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by Francesca Di Meglio
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Adventures in Pasta Making
When this author finally tried her hand at pasta making, her reward was a delicious meal and simple life lessons she can savor forever. You could have the same
Click here to see a photo album documenting Di Meglio's adventure in pasta making.
There's nothing more Italian than a table full of assorted dish towels with fresh pasta sitting on them. I have fond memories of my Nonno's sister Concettina, with flour and flakes of sticky dough on the tips of her fingers in her galley kitchen in Ischia, Italy. Knead, knead, knead. Roll, roll, roll. The table would shake. The earth would move. By the end of the afternoon, long strands of fresh pasta would be dangling from every shelf, every counter, and every table surface in the place. We knew we were in for a feast. It was Italy. It was home. It was perfection.
? This weekend, I had my chance to try my hand at making the earth move. I've had Marcella Cucina (Harper Collins, 1997), the cookbook by legendary Italian chef Marcella Hazan on my bookshelf for two years now. I bought it because she explains how to make fresh pasta - and I was convinced I was going to do it. The book mocked me. I would be working on my computer and see its cover out of the corner of my eye. "I'll get to it tomorrow," I'd think. "Maybe next week." "Maybe never?"
Stressed out and far too pensive about the future, I decided this was the weekend that I needed the ultimate distraction, a chore for idle hands. It was time to face the flour. I picked up my old friend Marcella and headed for my cucina.
Until the moment that I started making the mound of all-purpose flour on my kitchen table, I felt the same way I do when I have writer's block - scared and frustrated and unsure of myself. But now there was no turning back. I cracked and dumped the two eggs in the well I constructed in the center of my mound. Marcella's eggs stayed within the bounds as though they were in a ceramic bowl. Mine, on the other hand, were running toward the edge of the table. I cupped the edges doing my best to keep the eggs in place. I was already defeated.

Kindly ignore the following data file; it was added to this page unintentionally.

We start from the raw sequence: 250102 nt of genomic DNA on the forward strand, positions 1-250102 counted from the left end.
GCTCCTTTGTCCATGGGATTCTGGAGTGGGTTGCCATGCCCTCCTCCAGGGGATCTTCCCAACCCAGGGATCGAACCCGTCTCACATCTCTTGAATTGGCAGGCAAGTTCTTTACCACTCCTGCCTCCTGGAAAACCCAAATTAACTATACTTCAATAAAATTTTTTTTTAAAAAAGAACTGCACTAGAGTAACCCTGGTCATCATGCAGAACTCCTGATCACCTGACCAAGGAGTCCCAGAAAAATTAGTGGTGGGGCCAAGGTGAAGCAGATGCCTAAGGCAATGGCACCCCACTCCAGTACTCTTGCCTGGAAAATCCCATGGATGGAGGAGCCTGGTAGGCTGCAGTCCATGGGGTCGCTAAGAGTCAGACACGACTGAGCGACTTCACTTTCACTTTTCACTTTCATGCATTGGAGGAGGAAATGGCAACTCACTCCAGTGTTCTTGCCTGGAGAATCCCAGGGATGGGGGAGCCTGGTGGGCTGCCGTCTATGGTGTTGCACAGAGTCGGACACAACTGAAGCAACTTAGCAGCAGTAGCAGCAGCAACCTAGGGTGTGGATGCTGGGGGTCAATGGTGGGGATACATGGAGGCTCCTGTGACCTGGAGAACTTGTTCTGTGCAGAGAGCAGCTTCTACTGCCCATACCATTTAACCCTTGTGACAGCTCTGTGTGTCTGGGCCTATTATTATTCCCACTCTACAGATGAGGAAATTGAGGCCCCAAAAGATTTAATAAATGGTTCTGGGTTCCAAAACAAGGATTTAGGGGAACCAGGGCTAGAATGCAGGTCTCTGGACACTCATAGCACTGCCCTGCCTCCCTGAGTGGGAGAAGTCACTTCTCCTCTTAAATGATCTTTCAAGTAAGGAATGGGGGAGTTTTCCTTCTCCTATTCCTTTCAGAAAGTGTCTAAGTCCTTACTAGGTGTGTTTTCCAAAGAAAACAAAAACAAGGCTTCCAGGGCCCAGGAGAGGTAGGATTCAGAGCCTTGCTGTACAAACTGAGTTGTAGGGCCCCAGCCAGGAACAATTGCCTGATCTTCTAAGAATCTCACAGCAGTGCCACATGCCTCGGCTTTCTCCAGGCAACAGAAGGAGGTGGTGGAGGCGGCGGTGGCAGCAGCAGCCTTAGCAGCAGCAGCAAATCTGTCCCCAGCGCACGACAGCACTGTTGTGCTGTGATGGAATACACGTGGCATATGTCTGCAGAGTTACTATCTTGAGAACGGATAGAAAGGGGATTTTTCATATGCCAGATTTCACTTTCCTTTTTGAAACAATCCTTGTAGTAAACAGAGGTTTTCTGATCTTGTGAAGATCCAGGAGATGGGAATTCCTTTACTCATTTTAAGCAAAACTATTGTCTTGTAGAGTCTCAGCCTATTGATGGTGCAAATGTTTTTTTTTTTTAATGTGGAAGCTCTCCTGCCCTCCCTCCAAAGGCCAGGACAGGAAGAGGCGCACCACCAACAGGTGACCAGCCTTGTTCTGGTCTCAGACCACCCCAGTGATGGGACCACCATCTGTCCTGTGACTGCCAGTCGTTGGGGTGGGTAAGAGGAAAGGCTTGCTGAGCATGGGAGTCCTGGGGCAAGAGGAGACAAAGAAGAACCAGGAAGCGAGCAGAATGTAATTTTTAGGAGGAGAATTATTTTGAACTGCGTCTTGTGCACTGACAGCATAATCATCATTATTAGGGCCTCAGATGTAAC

Still, I kept going. Step two was to mix the flour and egg with my hands. Too late. I had already skipped to that step in my attempt to keep the floor free of salmonella. I smooshed it all together some more. And soon I had a ball that actually seemed right. I pushed my thumb into it and it seemed to come out clean, which meant I had added enough flour. Now, I had to wrap it in plastic and put it aside while I cleared the flour and crumbs off the table. Then, I had to start rolling it out - by hand - because I am the worst Italian in the world. I don't own a pasta making machine of any kind. But I do have a big fat wooden dowel, which meant I could make fresh pasta the way Nonna did - the hard way.
Shortly after I started rolling, my dough was a gooey mess. I ignored Marcella's pleas not to add more flour. Soon, my pasta looked more like leather - with a large hole in it. That's when I decided to scratch the first draft, and return to the drawing board. Things improved drastically.
Already, I was learning from my mistakes. For starters, I made a wider well with shorter walls when designing my mound of flour. My eggs were perfectly contained, which meant I could scramble them and combine the ingredients just as Marcella explained in the book. Score!
When it came time to knead the dough, I was careful and let out a bit of aggression. It felt so good! The dough and I made friends. The softness between my fingers told me that I had done a better job this time. It was pliable and I could work it.
When it came time to roll it out, I was certain that it would turn out right. It's a laborious, fastidious job. You have to continuously wrap the dough around the wooden dowel and unfurl it - roll and unfurl, roll and unfurl, roll and unfurl.
The dough will tell you how far you can stretch it. You just have to be patient and listen. Follow the steps carefully, plan ahead, and roll with the punches, and your fresh pasta will at least be edible. Mine was actually pretty good. I cut it a little too wide, and it should have been a bit thinner. But it still tasted pretty great. And I'm sure the next dish I make will be even better. Why? Besides the fact that practice makes perfect, I'm going to pick up a pasta machine on my next shopping trip.
Making fresh pasta - or any Italian recipe from scratch - is a great way to reconnect with your heritage and ancestors. Although few Italians in Italy today are frequently making fresh pasta, many of them still appreciate the process and some even honor it. My Italian boyfriend has been boasting for weeks that his brother-in-law made a fresh batch of fresh pasta everyday over the holidays. Maybe the art of pasta making isn't lost yet. Maybe we can revive it. Certainly, we can all learn a thing or two from some good, hard manual labor.
For more information on Di Meglio, visit www.francescadimeglio.com
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